I grew up in north Alabama in the late 1960s and early ’70s. My favorite teams were the Atlanta Braves and the Alabama Crimson Tide.

Now, some of my friends were Auburn fans and one – Grady Coble – was a Big Orange supporter. We had a lot of fun with him.

But everyone in these parts was a Braves baseball fan – or so I thought. The Braves came to Atlanta in the mid-1960s and marketed themselves as a regional fran-chise, meaning they sought fans from the sur-round-ing states.

The Falcons, mean-while, began play at about the same time and marketed themselves as a City of Atlanta team. That’s why there are more Braves fans in the South than Falcons fans, though the Falcons’ fan base in Atlanta is solid.

Anyway, what I didn’t know until later was, there was a large segment of St. Louis Cardinals fans in the Southeast, mainly to our west. Those fans grew up listening to the Cardinals on KMOX. The Cards were the closest thing to a Southern team until the Braves came along.

Well, I also later learned there are other fan bases distributed throughout the Southeast. One in particular is partial to the Detroit Tigers.

I learned this while living in Montgomery, the home for 16 consecutive seasons of the Class AA Southern League affiliate of the Detroit Tigers, the Montgomery Rebels. Lou Whitaker and Alan Trammell groomed their double play combination. Mark Fidrych once pitched there.

I didn’t know this at the time, but one of my youth baseball league teammates, Chris Leak, also was (and is) a big Tigers fan. An even bigger fan is his older brother, Rhett.

They grew up in Michigan. Their dad, the late Bill Leak, went to work in Detroit in the automobile industry, as many in the South did.

The Leaks returned to their Southern roots in 1969 or 1970, but they already had formed life-long roots with the Tigers.

So, when I learned the great Tiger Al Kaline had died Monday, I was interested in the memories of Chris and Rhett.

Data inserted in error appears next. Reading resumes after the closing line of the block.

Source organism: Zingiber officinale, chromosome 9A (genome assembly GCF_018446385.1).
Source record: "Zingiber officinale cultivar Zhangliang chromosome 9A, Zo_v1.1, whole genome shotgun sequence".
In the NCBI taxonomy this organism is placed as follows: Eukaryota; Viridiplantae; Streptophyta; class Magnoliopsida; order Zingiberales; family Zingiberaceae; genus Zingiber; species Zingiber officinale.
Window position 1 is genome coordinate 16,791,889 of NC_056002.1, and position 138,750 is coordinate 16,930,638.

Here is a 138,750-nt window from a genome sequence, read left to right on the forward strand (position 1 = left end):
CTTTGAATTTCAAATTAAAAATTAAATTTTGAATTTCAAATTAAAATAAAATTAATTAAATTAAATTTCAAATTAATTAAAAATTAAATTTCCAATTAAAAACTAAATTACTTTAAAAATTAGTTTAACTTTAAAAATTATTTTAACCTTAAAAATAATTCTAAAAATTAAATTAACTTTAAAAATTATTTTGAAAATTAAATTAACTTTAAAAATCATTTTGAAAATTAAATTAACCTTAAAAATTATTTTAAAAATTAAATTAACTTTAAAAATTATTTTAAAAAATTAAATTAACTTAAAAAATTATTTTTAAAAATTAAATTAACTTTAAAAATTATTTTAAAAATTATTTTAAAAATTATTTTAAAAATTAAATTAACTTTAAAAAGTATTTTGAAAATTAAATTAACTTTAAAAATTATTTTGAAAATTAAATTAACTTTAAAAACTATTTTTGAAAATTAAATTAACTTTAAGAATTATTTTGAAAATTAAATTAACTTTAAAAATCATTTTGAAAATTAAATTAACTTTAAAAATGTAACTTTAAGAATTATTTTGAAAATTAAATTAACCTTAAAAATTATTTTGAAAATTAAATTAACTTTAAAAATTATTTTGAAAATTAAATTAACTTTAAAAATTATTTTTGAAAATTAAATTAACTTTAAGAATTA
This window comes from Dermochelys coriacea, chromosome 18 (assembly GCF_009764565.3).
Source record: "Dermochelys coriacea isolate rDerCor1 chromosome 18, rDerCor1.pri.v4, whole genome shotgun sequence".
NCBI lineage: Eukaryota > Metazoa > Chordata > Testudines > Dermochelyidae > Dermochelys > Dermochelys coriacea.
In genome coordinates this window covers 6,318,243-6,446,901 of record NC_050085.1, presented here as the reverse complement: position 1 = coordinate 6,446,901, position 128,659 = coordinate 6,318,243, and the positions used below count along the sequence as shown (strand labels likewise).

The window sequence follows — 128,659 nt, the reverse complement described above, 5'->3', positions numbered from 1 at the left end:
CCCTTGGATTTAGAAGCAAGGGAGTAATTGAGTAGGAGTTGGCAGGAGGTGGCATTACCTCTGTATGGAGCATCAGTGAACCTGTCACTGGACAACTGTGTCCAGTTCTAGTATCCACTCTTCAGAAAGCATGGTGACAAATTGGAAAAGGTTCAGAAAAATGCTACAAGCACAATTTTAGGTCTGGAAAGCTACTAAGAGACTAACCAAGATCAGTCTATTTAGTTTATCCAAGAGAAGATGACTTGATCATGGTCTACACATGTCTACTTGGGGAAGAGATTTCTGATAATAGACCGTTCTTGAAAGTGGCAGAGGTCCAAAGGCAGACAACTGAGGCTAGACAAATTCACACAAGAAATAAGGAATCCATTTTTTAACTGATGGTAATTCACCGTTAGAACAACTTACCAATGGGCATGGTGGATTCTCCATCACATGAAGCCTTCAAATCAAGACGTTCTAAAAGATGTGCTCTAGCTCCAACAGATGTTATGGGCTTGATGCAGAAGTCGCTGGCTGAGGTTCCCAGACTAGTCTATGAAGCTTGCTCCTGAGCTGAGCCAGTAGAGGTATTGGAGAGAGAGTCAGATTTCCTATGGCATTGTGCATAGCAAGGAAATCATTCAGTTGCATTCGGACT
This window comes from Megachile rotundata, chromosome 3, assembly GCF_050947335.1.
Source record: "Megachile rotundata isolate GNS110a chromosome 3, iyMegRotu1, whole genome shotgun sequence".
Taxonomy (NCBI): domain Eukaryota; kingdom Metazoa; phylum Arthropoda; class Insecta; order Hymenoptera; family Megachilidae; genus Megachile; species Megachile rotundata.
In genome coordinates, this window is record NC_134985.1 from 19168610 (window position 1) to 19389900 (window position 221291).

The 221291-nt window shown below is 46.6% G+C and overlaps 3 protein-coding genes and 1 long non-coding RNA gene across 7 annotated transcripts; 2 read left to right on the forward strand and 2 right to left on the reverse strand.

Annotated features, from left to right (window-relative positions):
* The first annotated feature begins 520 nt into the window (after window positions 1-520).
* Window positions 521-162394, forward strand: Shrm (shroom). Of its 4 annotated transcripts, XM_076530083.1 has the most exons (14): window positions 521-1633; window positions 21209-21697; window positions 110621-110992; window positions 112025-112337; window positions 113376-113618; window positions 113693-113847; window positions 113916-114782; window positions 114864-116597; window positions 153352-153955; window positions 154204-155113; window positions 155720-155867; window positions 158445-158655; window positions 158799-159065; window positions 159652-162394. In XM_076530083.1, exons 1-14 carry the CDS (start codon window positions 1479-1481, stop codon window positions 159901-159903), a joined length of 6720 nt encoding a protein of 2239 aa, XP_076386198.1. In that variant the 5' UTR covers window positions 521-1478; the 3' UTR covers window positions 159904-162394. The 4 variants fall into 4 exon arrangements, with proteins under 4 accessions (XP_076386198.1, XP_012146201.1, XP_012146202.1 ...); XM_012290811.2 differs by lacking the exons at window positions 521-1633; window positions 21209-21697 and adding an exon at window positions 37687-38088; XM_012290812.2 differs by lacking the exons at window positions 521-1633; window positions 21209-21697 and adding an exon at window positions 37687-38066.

“Mr. Tiger” was signed by the Tigers the day after he graduated high school and went right to the big leagues. He never played in the minors or for any other MLB team.

The 1968 World Series between – you guessed it – the Cardinals and Tigers, is one of my most vivid early memories as a sports fan. I was just 9, but I remember Bob Gibson’s strikeouts in Game 1, Curt Flood’s misplay in center field in Game 7, Mickey Lolich’s three World Series wins and all day games.

But I especially remember a throw Kaline made from the right-field corner to home plate. It was a special throw, the one memory of the series I can’t forget. I don’t think it bounced and I don’t think it retired a runner, but it was one of those moment you just have to say to yourself, “Wow. Did he just do that?”

Anyway, I knew Kaline meant a lot to Rhett and Chris, who likened it to how Braves fans might feel if the great Hank Aaron passed.

“Needless to say that this old Tigers fan will recall Kaline for many reasons, not the least of which is that he was one of my first two real heroes: My Dad was the other,” said Rhett. “Al was a gentleman, and an old-school player who played the game the ‘way it was supposed to be played’ and kept his mouth shut.”

Chris had more even more to say.

“It is a strange, strange feeling to hear the news about Kaline’s passing,” he said. “It affects me in a similar way as when Coach (Paul) Bryant passed.

“Strange how someone you never met meant so much to you, even without realizing it. For a kid to grow up in Detroit, Mich., in the ’60s, he was bigger than life.

“I don’t remember life without Al Kaline being a part of it! That’s representative of something.  I am not sure what.”

Baseball, Chris continued, is special for many of us.

“We grew up with it. The whole country did. To one degree or another, we all played it,” he said. “I believe there is a little part of all of us that regrets the end of their baseball ‘career.’ Maybe it signified the end of childhood?

“By all accounts, Al Kaline was a gentleman. Spent his entire adult life with the Detroit Tigers.  Not many can say that.”

• The Masters will be played the week of Nov. 9-15. Tennessee plays Georgia that weekend in Athens. That’ll be quite the dilemma for CBS.

For what it’s worth, Bama plays UT-Martin and AU plays UMass so those games will be non-factors. LSU-SC is probably the only game that has a chance to bump UT-UGA from CBS.

The PGA Championship will now take place Aug. 6-9 at TPC Harding Park, San Francisco, with the U.S. Open following Sept. 17-20 at Winged Foot.

The Open – British style – has, indeed, been canceled for 2020.

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